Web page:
SALINITY AND TRACE ELEMENTS ASSOCIATED WITH WATER REUSE IN IRRIGATED SYSTEMS: PROCESSES, SAMPLING PROTOCOLS, AND SITE-SPECIFIC MANAGEMENT
Location: Water Reuse and Remediation
Title: Leaching requirement: Steady-state versus transient models
| Rhoades, J - AGR SALINITY CONSULTING |
| Simunek, J - UC, RIVERSIDE |
Submitted to: Book Chapter
Publication Type: Book / Chapter
Publication Acceptance Date: December 31, 2007
Publication Date: December 5, 2011
Citation: Corwin, D.L., Rhoades, J.D., Simunek, J. 2012. Leaching requirement: Steady-state versus transient models. In: Wallender, W.W. and Tanji, K.K. (eds.) ASCE Manual and Reports on Engineering Practice No. 71 Agricultural Salinity Assessment and Management. 2nd Edition. ASCE, Reston, VA. p. 801-824.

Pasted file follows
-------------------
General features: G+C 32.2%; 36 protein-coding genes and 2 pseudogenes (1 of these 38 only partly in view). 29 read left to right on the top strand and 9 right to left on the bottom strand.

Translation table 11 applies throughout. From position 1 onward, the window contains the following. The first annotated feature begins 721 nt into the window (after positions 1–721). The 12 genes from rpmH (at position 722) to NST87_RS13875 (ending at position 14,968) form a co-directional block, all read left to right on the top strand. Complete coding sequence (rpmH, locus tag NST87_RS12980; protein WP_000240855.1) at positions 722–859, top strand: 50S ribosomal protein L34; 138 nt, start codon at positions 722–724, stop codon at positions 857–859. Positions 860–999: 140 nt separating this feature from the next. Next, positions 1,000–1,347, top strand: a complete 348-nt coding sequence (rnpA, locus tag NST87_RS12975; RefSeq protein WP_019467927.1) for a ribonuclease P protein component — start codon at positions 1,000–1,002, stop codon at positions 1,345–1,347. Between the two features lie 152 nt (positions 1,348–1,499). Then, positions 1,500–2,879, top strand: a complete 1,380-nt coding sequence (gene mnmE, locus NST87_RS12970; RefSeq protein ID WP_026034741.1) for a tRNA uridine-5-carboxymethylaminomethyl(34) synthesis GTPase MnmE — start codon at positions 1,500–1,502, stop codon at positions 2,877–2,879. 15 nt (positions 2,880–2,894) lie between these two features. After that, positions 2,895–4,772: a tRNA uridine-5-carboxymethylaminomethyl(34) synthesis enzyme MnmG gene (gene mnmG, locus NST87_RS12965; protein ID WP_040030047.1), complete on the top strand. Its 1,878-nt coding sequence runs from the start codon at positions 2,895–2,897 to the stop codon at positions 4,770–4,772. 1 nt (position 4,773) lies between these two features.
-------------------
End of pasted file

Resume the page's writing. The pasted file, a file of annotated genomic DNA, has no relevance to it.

When water is extracted by plants, salts are left behind. These salts can accumulate in the lower portion of the root zone if insufficient water is applied to remove the salts by leaching. Under these low leaching conditions salts can accumulate to levels that reduce plant productivity. The concept of leaching requirement (LR) was developed as an irrigation management strategy to control soil salinity. The LR was originally defined by the U.S. Salinity Laboratory in 1954 as the minimum fraction of the irrigation water that is needed to leach salts to a level that will not significantly reduce crop yield and was quantitatively formulated as the salinity level of the irrigation water divided by the maximum permissible salinity level of the drainage water. The original LR model is based on steady-state conditions (i.e., water content and salinity do not change over time), which do not generally exist, and does not account for a variety of processes that influence LR including irrigation non-uniformity, precipitation-dissolution reactions, transient root water uptake distributions, preferential flow, climate, runoff, extraction of shallow groundwater, and leaching from effective precipitation. Even though there are numerous weaknesses in the original LR model, it is still widely used by farmers, extension specialists, irrigation district managers, and even research scientists. Information is presented that brings the use of the original LR model into question, suggesting that a new paradigm is needed. Simulations using transient models, which account for processes influencing LR, show that the use of the original LR model results in the over application of irrigation water and increased drainage volumes. The use of more sophisticated transient LR models that account for influencing processes will significantly reduce irrigation water needs and drainage water volumes. It is estimated that the valley-wide LR for Imperial Valley can be reduced from 0.13 to 0.08, resulting in an estimated reduction in drainage volume of 1.23 x 108 m3 or 100,000 ac-ft.